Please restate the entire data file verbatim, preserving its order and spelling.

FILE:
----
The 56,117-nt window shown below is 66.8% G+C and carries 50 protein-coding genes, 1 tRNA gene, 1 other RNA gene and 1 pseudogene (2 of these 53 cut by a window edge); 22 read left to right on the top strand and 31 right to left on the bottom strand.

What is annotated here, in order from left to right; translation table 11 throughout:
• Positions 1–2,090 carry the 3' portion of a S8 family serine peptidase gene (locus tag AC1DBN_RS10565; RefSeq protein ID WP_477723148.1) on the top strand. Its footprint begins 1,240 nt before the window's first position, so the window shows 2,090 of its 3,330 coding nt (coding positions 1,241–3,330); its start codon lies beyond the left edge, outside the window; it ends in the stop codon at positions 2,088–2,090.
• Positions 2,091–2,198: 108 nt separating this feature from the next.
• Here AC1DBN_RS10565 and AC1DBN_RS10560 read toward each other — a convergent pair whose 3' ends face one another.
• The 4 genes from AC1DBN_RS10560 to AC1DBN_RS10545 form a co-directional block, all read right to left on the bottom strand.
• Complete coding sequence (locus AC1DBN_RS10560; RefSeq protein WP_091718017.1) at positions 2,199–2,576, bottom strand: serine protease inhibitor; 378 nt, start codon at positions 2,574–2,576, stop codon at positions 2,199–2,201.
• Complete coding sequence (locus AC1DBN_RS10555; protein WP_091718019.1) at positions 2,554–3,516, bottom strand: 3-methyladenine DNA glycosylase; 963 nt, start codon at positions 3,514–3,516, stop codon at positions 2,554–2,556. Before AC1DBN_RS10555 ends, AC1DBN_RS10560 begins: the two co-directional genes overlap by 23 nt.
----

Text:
The 56,117-nt window shown below is 66.8% G+C and carries 50 protein-coding genes, 1 tRNA gene, 1 other RNA gene and 1 pseudogene (2 of these 53 cut by a window edge); 22 read left to right on the top strand and 31 right to left on the bottom strand.

What is annotated here, in order from left to right; translation table 11 throughout:
• Positions 1–2,090 carry the 3' portion of a S8 family serine peptidase gene (locus tag AC1DBN_RS10565; RefSeq protein ID WP_477723148.1) on the top strand. Its footprint begins 1,240 nt before the window's first position, so the window shows 2,090 of its 3,330 coding nt (coding positions 1,241–3,330); its start codon lies beyond the left edge, outside the window; it ends in the stop codon at positions 2,088–2,090.
• Positions 2,091–2,198: 108 nt separating this feature from the next.
• Here AC1DBN_RS10565 and AC1DBN_RS10560 read toward each other — a convergent pair whose 3' ends face one another.
• The 4 genes from AC1DBN_RS10560 to AC1DBN_RS10545 form a co-directional block, all read right to left on the bottom strand.
• Complete coding sequence (locus AC1DBN_RS10560; RefSeq protein WP_091718017.1) at positions 2,199–2,576, bottom strand: serine protease inhibitor; 378 nt, start codon at positions 2,574–2,576, stop codon at positions 2,199–2,201.
• Complete coding sequence (locus AC1DBN_RS10555; protein WP_091718019.1) at positions 2,554–3,516, bottom strand: 3-methyladenine DNA glycosylase; 963 nt, start codon at positions 3,514–3,516, stop codon at positions 2,554–2,556. Before AC1DBN_RS10555 ends, AC1DBN_RS10560 begins: the two co-directional genes overlap by 23 nt.